Friday, 28 August 2015

Thomas Taylor on Paul's Letter to the Hebrews

Thomas Taylor (1758-1835) was an amazingly knowledgeable Neoplatonic scholar and had a strong grasp of the spiritual sense of this philosophy, which Blavatsky appreciated. In his Collectiana (1806),  
http://www.universaltheosophy.com/pdf-library/1806_Collectanea-or-Collections.pdf

he has an article (pp. 19-23) on a gnostic/platonic aspect of Paul's letters. Today, the authorship of the Letter to the Hebrews is in doubt, although the Platonic and Gnostic elements in Paul's writings are widely recognized and were pointed out in Blavatsky's writings. I think Taylor's interpretation still holds up today.

It has lately occurred to me, that the 3d verse of Hebrews xi. is not only erroneously translated in all the modern versions of the New Testament, but that, in its true meaning, it strongly favours one of the leading dogmas of those ancient Christian heretics, the Valentinians, and shows St. Paul to have entertained opinions somewhat analogous to the Platonic theory of ideas. The passage in the original is as follows:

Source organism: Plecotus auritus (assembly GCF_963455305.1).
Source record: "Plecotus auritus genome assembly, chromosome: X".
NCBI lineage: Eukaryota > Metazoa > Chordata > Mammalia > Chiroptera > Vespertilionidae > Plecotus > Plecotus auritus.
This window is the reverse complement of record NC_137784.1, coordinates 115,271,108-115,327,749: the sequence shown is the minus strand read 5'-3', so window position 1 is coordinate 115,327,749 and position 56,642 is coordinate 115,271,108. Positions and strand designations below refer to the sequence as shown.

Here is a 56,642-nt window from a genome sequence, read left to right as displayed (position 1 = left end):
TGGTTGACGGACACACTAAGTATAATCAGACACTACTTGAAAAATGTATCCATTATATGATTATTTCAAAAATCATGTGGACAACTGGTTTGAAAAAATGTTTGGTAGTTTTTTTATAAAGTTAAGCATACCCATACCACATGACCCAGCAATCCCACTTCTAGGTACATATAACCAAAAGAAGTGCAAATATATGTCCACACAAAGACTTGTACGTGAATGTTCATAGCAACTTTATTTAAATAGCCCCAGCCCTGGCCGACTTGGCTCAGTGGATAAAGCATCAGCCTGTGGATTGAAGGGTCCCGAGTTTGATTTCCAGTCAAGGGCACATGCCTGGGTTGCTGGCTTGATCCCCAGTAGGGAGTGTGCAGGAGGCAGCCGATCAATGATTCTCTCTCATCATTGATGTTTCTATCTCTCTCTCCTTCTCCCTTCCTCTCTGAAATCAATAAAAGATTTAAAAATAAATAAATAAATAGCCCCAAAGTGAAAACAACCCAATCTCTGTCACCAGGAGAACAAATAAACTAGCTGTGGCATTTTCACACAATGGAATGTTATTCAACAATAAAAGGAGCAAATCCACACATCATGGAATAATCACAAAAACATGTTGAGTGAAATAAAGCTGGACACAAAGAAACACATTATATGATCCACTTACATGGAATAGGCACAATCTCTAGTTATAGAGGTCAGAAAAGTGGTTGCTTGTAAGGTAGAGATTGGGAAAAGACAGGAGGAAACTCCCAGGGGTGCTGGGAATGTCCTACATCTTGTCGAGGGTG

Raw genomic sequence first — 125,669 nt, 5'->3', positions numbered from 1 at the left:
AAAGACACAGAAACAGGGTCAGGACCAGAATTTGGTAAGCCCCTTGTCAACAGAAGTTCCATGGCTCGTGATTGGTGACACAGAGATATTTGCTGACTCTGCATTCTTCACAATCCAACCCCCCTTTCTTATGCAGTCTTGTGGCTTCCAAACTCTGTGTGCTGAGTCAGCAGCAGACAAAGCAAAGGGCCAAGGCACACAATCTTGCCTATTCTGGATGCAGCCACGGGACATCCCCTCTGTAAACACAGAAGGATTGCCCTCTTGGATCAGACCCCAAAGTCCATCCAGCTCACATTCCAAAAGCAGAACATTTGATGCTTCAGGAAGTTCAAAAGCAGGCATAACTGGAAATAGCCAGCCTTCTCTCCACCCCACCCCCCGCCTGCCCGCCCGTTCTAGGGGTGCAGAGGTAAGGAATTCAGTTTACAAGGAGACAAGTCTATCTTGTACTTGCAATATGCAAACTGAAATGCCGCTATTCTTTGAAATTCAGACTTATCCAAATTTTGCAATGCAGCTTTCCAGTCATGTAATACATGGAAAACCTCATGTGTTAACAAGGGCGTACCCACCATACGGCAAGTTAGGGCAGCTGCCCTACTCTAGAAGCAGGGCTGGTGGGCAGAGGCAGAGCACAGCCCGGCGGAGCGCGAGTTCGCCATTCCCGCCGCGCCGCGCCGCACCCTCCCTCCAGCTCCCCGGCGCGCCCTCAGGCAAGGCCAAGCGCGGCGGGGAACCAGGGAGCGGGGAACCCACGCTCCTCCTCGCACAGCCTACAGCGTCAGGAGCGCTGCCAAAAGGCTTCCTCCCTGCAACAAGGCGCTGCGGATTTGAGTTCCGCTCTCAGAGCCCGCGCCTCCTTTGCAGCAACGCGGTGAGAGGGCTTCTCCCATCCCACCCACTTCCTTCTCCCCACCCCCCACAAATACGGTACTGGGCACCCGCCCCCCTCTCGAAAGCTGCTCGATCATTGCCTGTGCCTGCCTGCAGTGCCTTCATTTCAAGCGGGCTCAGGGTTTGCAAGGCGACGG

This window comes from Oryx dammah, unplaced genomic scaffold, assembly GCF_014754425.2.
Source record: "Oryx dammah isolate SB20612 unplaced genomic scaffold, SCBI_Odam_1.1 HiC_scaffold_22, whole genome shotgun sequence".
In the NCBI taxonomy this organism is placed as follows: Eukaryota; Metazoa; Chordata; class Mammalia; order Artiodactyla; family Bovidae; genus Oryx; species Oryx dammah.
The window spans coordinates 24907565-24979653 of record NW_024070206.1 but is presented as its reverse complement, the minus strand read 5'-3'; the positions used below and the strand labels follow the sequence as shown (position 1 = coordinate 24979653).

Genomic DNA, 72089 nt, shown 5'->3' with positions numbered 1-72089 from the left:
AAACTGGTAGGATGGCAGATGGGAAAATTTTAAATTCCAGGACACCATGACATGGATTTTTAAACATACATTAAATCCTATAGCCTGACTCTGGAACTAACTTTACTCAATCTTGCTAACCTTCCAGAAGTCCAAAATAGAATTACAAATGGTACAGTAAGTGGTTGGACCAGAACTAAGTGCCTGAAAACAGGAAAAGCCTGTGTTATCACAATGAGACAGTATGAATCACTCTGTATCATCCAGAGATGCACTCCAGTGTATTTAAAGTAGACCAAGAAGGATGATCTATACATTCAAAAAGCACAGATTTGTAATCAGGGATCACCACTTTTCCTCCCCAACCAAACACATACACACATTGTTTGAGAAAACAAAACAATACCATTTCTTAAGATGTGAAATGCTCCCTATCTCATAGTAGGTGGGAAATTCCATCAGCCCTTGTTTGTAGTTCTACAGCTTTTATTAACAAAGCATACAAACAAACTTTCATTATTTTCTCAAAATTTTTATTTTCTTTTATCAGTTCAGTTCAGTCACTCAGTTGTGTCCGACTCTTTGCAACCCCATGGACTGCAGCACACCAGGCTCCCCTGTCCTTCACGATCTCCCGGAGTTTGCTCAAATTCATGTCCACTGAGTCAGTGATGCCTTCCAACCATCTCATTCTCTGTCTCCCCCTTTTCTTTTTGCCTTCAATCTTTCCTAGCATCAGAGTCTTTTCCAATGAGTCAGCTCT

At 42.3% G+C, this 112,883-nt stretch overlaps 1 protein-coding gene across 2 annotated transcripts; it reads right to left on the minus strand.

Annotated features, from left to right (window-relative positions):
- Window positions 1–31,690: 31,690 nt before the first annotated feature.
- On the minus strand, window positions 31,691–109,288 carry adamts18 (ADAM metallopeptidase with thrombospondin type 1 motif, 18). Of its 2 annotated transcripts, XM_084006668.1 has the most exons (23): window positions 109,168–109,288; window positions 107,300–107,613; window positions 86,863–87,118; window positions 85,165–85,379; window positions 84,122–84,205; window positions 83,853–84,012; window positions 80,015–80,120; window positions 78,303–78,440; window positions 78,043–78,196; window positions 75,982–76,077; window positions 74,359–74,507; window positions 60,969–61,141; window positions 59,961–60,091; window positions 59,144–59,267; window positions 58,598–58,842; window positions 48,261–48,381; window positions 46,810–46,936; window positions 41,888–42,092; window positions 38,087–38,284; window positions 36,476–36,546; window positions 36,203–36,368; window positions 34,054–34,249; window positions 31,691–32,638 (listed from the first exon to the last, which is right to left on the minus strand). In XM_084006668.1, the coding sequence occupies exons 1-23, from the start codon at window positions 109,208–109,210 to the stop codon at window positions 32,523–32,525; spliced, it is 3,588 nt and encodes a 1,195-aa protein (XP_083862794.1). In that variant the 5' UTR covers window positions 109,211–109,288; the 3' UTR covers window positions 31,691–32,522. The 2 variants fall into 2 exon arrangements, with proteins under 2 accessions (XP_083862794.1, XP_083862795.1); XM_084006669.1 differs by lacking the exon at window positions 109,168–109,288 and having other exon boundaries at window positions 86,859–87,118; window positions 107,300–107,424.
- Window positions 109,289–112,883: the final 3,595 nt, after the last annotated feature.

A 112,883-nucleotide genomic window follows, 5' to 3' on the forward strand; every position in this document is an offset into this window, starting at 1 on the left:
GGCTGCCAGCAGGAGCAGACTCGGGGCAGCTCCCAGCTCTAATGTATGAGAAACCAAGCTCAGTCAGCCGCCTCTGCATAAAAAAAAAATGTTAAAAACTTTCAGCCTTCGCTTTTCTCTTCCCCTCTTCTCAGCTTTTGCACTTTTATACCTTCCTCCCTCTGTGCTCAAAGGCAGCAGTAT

Πίστει νοοῦμεν κατηρτίσθαι τοὺς αἰῶνας ῥήματι θεοῦ, εἰς τὸ μὴ ἐκ φαινομένων τὸ βλεπόμενον γεγονέναι.

This, in the English version, is rendered:“Through faith we understand, that the worlds were framed by the word of God, so that things which are seen, were not made of things which do appear.”
 
In the first place, the worlds is evidently a forced interpretation of αἰῶνας (aeonas); and, even admitting it was not, leaves the passage very ambiguous, from the uncertainty to what worlds St. Paul alludes. If we adopt ages, which is the general sense of the word in the New Testament, we shall indeed avoid a forced and ambiguous interpretation, but we shall render the meaning of the Apostle trifling in the extreme: for as he has elsewhere told us, “that all things were framed by the word of God,” what particular faith does it require to believe, that by the same word he framed the ages?